Chef: Why Rated R?


Chef (2014 R) is all Jon Favreau.  If you want to make a movie with fewer people telling you what to do, you write, direct and star in it yourself.

But Favreau also had no one telling him to cut out the profanity.

This is a nice movie that could have a wide audience.  It has many things going for it.  But the R rating limits this film.


1. Well rounded story

Carl Casper (Favreau) is a chef who does not feel he can express his talent working for someone else.  Working long hours, he mostly pushes aside his young son Percy (Emjay Anthony) during his visits.  He gets fired after launching an insulting twitter fight with a food critic (funny!).  His ex-wife (Sofia Vergara) suggests he starts his dream job working for himself in a food truck.  We see as he starts to bond with his son over Cuban sandwiches.  Casper keeps his language clean around his son (mostly, and I cringe when he doesn’t), but lets loose the rest of the movie.

APphoto_Film Review Chef

2.  Food

Food shows are everywhere.  Food trucks are popular.  Pinterest is filled with food photos.  In the movie, Casper shows love by cooking.  It is enjoyable watching him put so much care into his meals.  Yet we have to hear unpleasant words, which isn’t enjoyable.


3.  Cute kid

Percy wants his dad to pay attention to him.   He wants to know his dad loves him.  Eleven-year-old Emjay Anthony does a terrific job showing the struggles Percy internalizes as a child of busy, divorced parents.  Other kids would like this movie, if the language was cleaned up for a more friendly rating.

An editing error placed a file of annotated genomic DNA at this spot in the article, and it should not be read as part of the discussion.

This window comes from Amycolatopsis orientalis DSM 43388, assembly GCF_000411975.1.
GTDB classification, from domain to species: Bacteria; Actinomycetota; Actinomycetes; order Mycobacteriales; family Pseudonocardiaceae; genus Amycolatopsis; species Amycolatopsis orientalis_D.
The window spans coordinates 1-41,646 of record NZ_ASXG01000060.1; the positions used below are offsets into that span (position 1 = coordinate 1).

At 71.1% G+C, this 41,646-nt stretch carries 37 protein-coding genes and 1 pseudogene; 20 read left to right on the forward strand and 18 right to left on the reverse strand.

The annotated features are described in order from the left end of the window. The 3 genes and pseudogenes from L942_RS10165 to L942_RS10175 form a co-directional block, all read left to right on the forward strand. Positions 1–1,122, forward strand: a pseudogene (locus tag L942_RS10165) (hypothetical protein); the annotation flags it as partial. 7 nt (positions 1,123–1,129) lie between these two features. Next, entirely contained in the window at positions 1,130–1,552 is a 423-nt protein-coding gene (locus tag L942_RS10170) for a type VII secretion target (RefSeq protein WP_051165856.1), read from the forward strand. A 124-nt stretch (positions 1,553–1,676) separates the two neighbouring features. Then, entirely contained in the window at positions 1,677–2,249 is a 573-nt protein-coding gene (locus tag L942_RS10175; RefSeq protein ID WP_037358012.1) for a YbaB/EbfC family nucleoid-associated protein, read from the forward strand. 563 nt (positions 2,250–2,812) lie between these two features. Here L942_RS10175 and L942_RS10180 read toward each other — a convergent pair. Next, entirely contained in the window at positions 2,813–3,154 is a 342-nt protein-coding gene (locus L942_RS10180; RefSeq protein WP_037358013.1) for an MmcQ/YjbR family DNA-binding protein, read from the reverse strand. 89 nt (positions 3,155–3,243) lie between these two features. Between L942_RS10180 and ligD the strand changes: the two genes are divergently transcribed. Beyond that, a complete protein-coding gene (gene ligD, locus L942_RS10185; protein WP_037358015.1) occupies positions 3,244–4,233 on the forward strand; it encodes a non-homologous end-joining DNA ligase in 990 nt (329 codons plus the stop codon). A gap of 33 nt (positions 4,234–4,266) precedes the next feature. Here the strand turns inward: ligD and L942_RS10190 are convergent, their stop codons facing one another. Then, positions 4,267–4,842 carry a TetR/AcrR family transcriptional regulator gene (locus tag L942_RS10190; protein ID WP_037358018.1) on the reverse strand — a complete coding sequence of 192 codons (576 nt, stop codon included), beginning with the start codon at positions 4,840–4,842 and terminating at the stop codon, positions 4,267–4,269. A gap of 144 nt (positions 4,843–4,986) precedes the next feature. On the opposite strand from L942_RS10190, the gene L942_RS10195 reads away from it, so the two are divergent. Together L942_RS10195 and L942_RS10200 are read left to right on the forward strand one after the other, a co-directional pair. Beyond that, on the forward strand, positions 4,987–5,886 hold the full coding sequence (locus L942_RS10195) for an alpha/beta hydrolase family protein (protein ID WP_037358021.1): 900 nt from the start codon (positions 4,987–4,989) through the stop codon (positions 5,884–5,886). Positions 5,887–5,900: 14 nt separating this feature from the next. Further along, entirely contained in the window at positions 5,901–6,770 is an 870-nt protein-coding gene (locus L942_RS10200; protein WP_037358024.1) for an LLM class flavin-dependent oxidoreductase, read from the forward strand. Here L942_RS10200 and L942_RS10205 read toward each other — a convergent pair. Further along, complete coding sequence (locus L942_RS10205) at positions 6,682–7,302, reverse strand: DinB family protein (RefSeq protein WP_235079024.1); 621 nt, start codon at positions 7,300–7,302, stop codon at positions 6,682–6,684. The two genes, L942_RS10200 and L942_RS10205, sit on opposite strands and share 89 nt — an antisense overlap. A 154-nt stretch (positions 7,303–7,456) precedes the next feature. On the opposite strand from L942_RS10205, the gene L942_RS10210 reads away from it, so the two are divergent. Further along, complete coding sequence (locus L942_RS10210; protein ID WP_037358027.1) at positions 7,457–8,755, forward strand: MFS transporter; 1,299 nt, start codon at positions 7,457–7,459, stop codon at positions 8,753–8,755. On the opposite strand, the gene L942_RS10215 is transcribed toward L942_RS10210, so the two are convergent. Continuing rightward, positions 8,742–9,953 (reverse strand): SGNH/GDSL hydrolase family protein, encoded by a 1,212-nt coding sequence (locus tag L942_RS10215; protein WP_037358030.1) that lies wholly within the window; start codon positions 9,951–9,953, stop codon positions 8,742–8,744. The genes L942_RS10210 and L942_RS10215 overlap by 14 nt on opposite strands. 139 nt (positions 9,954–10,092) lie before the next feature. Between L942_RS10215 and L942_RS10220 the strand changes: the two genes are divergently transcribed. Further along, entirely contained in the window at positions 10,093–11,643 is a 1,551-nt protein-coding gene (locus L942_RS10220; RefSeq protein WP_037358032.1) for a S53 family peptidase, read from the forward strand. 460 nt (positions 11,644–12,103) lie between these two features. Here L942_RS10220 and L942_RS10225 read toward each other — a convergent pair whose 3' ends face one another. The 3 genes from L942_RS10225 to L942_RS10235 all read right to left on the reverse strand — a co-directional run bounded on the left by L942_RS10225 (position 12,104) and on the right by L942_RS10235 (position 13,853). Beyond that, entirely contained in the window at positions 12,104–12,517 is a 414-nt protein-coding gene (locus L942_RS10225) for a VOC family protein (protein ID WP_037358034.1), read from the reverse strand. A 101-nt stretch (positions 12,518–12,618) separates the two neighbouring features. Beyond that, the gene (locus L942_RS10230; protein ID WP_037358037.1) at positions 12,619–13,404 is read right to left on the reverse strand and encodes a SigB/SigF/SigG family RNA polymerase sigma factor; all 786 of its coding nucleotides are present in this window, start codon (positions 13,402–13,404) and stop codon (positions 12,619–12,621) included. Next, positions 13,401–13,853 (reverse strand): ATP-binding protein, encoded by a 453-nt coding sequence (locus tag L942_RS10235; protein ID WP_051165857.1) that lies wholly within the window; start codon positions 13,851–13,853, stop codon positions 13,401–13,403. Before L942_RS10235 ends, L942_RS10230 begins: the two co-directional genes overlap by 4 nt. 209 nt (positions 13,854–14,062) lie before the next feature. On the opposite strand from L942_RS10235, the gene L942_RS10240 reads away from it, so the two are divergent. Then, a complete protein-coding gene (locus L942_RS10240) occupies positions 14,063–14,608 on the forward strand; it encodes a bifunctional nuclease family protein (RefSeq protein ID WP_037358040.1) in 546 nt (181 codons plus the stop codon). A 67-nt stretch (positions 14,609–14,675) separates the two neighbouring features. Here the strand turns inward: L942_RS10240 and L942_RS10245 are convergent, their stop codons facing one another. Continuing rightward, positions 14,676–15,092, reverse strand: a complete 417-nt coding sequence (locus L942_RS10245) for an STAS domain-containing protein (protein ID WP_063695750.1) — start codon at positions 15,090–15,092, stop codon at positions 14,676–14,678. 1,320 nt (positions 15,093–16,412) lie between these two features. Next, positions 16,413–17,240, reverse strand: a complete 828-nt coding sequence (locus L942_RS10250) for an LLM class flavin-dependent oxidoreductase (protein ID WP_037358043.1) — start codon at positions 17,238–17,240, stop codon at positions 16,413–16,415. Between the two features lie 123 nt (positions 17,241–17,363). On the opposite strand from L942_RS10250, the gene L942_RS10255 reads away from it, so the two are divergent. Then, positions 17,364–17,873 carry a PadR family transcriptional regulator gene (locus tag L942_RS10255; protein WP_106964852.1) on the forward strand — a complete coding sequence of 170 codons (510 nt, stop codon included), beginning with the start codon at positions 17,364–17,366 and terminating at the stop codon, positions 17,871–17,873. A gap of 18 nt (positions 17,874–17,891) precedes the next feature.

4.  Great guest appearances

Favreau has given actors wonderful parts to play with.  Sofia Vergara is not a stereotype Latina, but a successful businesswoman who loves her son.  John Leguzamo mostly just plays straight man as the assistant cook. Scarlett Johansson holds the restaurant together as Casper melts down.  Dustin Hoffman is the stick-in-the-mud restaurant owner. Robert Downey Jr has one hilarious scene as the ex-husband.  It feels like these actors were given dialogue outlines, then allowed to improvise.  Unfortunately,  some of them improvise with the type of language that gives a movie an R rating.

Bottom line

About the profanity, IMDb says Chef contains, “About 45 F-words and its derivatives, 3 sexual references, 51 scatological terms, 22 anatomical terms, 11 mild obscenities and 3 religious exclamations (e.g. Christ, Oh My God).”

About the profanity, Favreau says, “Kitchens are not PG places…. But I’m very comfortable with my kids seeing this. This is how people speak, and I think it’s a responsible film.”

What do you think?

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3 responses to “Chef: Why Rated R?

  1. Pingback: Chef vs. Reality: A food truck owner’s perspective | Film Encounters

  2. I don’t believe that “this is how people speak”; that he can simply throw a wet blanket statement out like that as if foul language is a cultural standard in the US. On the whole I don’t hear this type of language when at stores, at Disneyland, on the phone with my computers tech rep, or restaurants. And suppose you were sitting down to a nice meal at Olive Garden and heard the people at the next table talking that way. I fully believe the manager would politely ask them to tone it down. That kind of language is not acceptable, nor responsible.

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